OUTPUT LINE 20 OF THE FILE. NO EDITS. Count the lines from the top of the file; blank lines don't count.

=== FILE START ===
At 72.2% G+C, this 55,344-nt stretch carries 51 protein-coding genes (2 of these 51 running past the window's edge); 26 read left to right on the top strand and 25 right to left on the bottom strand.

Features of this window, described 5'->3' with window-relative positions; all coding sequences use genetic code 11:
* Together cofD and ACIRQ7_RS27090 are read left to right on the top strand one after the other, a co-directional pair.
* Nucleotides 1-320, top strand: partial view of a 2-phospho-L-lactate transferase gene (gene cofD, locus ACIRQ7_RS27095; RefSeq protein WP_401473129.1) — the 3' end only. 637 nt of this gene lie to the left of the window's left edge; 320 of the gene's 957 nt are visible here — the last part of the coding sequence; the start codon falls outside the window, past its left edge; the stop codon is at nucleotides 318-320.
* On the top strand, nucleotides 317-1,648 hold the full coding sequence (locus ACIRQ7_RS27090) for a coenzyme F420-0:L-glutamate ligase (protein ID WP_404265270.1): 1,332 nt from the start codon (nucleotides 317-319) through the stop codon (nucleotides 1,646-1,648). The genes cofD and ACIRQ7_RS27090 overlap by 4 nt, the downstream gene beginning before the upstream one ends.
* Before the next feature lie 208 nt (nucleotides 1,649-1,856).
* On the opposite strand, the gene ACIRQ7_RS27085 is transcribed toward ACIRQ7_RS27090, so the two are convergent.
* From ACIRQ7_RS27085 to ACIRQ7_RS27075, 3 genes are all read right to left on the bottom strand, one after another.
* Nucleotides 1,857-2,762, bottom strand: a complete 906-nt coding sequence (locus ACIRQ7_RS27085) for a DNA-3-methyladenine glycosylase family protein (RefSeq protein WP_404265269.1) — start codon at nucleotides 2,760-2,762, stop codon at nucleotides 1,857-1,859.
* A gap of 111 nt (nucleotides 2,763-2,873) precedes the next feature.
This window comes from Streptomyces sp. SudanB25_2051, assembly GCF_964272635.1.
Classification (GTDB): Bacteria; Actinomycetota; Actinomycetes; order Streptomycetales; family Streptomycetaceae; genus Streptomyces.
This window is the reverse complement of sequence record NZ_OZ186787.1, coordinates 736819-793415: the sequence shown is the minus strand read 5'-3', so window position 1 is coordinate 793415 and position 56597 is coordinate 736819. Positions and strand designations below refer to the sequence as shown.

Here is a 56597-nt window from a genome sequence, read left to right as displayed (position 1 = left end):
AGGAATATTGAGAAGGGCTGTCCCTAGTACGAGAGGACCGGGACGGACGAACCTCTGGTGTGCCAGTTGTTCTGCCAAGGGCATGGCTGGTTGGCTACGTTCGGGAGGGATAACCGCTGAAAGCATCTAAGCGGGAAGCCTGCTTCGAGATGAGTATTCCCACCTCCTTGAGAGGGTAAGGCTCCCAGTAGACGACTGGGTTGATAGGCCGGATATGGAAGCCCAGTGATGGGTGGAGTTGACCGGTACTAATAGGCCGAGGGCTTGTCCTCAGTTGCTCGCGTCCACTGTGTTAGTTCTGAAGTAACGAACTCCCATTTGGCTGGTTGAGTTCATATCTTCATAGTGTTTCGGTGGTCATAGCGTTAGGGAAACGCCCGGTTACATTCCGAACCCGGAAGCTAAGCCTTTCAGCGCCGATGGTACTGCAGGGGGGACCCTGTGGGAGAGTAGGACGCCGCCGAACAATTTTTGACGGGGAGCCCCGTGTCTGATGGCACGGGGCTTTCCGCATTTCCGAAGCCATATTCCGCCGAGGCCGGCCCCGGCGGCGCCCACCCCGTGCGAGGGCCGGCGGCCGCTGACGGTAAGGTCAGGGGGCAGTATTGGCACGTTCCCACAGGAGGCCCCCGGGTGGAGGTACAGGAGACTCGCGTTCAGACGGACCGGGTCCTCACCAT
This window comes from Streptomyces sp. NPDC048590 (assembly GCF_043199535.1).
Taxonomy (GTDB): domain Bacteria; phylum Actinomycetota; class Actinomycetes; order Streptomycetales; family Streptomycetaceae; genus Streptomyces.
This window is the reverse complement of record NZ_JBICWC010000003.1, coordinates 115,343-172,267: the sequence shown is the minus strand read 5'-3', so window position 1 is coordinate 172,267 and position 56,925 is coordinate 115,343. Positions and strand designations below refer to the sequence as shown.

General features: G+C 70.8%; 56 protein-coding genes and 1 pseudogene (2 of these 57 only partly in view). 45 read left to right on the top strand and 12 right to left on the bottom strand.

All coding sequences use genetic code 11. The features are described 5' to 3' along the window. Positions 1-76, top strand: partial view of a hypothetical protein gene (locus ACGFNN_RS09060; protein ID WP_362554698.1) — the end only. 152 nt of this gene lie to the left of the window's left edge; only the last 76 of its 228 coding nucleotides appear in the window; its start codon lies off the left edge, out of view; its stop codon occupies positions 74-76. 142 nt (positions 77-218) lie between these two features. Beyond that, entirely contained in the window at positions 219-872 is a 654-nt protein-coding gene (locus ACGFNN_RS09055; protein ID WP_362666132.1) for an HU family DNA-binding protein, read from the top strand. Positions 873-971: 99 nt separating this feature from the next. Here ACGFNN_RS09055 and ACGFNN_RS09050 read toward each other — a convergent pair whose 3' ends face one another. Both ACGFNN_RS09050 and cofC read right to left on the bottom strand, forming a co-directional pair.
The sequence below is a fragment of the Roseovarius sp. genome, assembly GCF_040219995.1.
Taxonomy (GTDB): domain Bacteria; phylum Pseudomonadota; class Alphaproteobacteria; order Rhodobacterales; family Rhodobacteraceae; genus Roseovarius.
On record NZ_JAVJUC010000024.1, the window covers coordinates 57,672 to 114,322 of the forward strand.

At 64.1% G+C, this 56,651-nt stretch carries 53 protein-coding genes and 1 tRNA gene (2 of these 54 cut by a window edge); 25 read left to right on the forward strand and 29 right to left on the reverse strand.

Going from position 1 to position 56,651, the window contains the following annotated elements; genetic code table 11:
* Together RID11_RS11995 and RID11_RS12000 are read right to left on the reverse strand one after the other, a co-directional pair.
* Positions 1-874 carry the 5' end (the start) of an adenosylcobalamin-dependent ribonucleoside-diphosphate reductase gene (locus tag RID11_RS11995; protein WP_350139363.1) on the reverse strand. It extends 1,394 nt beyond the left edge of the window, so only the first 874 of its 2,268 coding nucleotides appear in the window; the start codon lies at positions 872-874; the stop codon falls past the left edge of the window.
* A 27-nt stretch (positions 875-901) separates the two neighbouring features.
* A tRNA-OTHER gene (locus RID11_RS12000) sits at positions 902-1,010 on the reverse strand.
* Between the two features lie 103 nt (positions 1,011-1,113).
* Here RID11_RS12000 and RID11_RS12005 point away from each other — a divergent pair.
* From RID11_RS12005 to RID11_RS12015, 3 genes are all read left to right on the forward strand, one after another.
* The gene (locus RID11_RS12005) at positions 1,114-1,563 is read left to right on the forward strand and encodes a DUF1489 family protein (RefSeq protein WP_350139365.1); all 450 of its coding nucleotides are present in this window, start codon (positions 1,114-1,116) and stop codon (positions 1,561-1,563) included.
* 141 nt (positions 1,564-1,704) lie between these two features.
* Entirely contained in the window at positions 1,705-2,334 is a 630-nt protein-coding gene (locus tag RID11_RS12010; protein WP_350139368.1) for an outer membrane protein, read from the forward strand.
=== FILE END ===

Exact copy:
All coding sequences use genetic code 11. The features are described 5' to 3' along the window. Positions 1-76, top strand: partial view of a hypothetical protein gene (locus ACGFNN_RS09060; protein ID WP_362554698.1) — the end only. 152 nt of this gene lie to the left of the window's left edge; only the last 76 of its 228 coding nucleotides appear in the window; its start codon lies off the left edge, out of view; its stop codon occupies positions 74-76. 142 nt (positions 77-218) lie between these two features. Beyond that, entirely contained in the window at positions 219-872 is a 654-nt protein-coding gene (locus ACGFNN_RS09055; protein ID WP_362666132.1) for an HU family DNA-binding protein, read from the top strand. Positions 873-971: 99 nt separating this feature from the next. Here ACGFNN_RS09055 and ACGFNN_RS09050 read toward each other — a convergent pair whose 3' ends face one another. Both ACGFNN_RS09050 and cofC read right to left on the bottom strand, forming a co-directional pair.